SUPREME COURT OF THE STATE OF NEW YORK APPELLATE DIVISION SECOND JUDICIAL DEPARTMENT
June 2, 2009
ANTONIO OLADEINDE FERNANDEZ, ETC., APPELLANT-RESPONDENT,
SANDRA INETT PRICE, A/K/A ADUKE FERNANDEZ, RESPONDENT-APPELLANT.
In an action, inter alia, for the partition of real property, the plaintiff appeals, as limited by his brief, (1) from so much of a judgment of the Supreme Court, Westchester County (Colabella, J.), dated January 3, 2008, as, upon an order of the same court entered May 10, 2007, among other things, appointing a receiver to sell certain real property upon the parties' consent and, upon a decision of the same court dated October 2, 2007, made after a non-jury trial, in effect, appointed a receiver and adjudged that the term "expenses" in the parties' stipulation of settlement dated August 22, 2003, is construed to mean "all costs attendant to the property through its sale," and (2) from so much of an order of the same court entered June 12, 2008, as, sua sponte, resettled so much of the order entered May 10, 2007, as continued the receiver's authority to act "until final judgment or further order of the court," by, in effect, deleting the provision "until final judgment or," and the defendant cross-appeals, as limited by her brief, from so much of the same judgment as dismissed, as academic, so much of her first counterclaim as sought specific performance of the stipulation of settlement, and dismissed so much of the first counterclaim as sought to recover damages for breach of the stipulation of settlement.
Published by New York State Law Reporting Bureau pursuant to Judiciary Law § 431.
This opinion is uncorrected and subject to revision before publication in the Official Reports.
ROBERT A. SPOLZINO, J.P., FRED T. SANTUCCI, ANITA R. FLORIO and RUTH C. BALKIN, JJ.
(Index No. 3291/04)
DECISION & ORDER
ORDERED that the appeal from so much of the judgment as, upon the order entered May 10, 2007, in effect, appointed a receiver to sell certain real property upon the parties' consent is dismissed, without costs or disbursements, as the plaintiff is not aggrieved thereby (see CPLR 5511); and it is further,
ORDERED that the appeal from so much of the order entered June 12, 2008, as, sua sponte, resettled so much of the order entered May 10, 2007, as continued the receiver's authority to act "until final judgment or further order of the court" by, in effect, deleting the provision "until final judgment or" is dismissed, without costs or disbursements, as that part of the order is not appealable as of right, and we decline to grant leave to appeal (see CPLR 5701); and it is further,
ORDERED that the judgment is modified, on the facts, by deleting the provision thereof adjudging that the term "expenses" in the parties' stipulation of settlement dated August 22, 2003, is construed to mean "all costs attendant to the property through its sale" and substituting a provision therefor adjudging that the term "expenses" is construed to mean "expenses of the sale;" as so modified, the judgment is affirmed insofar as reviewed, without costs or disbursements.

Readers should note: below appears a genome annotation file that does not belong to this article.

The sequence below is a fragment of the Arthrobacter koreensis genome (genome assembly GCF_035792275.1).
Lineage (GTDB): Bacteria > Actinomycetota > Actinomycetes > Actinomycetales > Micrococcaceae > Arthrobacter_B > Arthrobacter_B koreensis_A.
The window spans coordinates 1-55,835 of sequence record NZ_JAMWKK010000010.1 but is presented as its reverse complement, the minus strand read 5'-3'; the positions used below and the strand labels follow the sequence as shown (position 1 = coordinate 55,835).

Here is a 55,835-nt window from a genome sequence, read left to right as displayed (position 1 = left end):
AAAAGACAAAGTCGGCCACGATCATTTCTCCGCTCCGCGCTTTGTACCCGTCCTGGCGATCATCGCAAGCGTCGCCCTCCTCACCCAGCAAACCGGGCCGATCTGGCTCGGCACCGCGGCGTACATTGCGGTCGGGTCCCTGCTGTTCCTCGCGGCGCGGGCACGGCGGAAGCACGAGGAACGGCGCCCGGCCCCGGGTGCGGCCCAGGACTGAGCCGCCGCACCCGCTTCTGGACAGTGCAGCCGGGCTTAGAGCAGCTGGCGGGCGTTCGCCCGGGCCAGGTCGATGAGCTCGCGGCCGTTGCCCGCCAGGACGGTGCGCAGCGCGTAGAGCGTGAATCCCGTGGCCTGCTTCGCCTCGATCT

The plaintiff and the defendant, although never legally married, had an approximately 20-year relationship commencing in 1982, during which time they had two daughters. While living together, the parties acquired a very large waterfront property at The Peninsula, Premium Point, in Mamaroneck (hereinafter Premium Point).
In settlement of a quasi-matrimonial action subsequently instituted by the defendant against the plaintiff in Scotland, the parties entered into a settlement agreement concerning various real properties and personal property they acquired. Among other provisions, the settlement agreement provided that "[t]he Property in New York known as The Premium Point will be sold and the proceed[s] divide[d] equally between the parties and expenses will be deducted from [the plaintiff's] fifty percent." The plaintiff testified that during the negotiations of that provision of the settlement agreement, he forwarded a draft of the settlement to the defendant. He also testified that the version of the draft that he sent to the defendant did not mention expenses. The defendant testified that she added certain handwritten language that "taxes, expenses, upkeep related to said property are deducted from 50% of... [the plaintiff's] share." The final typewritten version, which became the settlement agreement, only included the term "expenses."
Shortly after the parties settled their action in Scotland, the plaintiff commenced the instant action against the defendant for, inter alia, partition of Premium Point. The defendant counterclaimed, among other things, to recover damages for breach of the settlement based on the plaintiff's alleged failure to list and sell Premium Point. The defendant also counterclaimed for specific performance of the settlement agreement. The plaintiff discontinued his action and the matter proceeded to a non-jury trial solely on the defendant's counterclaims.
During the non-jury trial, the defendant moved for the appointment of a temporary receiver pursuant to CPLR 6401 in order to facilitate the sale of Premium Point, given the parties' absence from the United States. The plaintiff stated that he would agree to the appointment provided certain conditions were met concerning the selection of a real estate broker and exclusion of a certain person from the premises. In an order entered May 10, 2007, the court appointed a receiver, stating that the parties had agreed to the appointment of a receiver. The order made the appointment of a receiver subject to the conditions the plaintiff requested and authorized the receiver to "continue in his duties as Receiver until final judgment or further Order of the Court."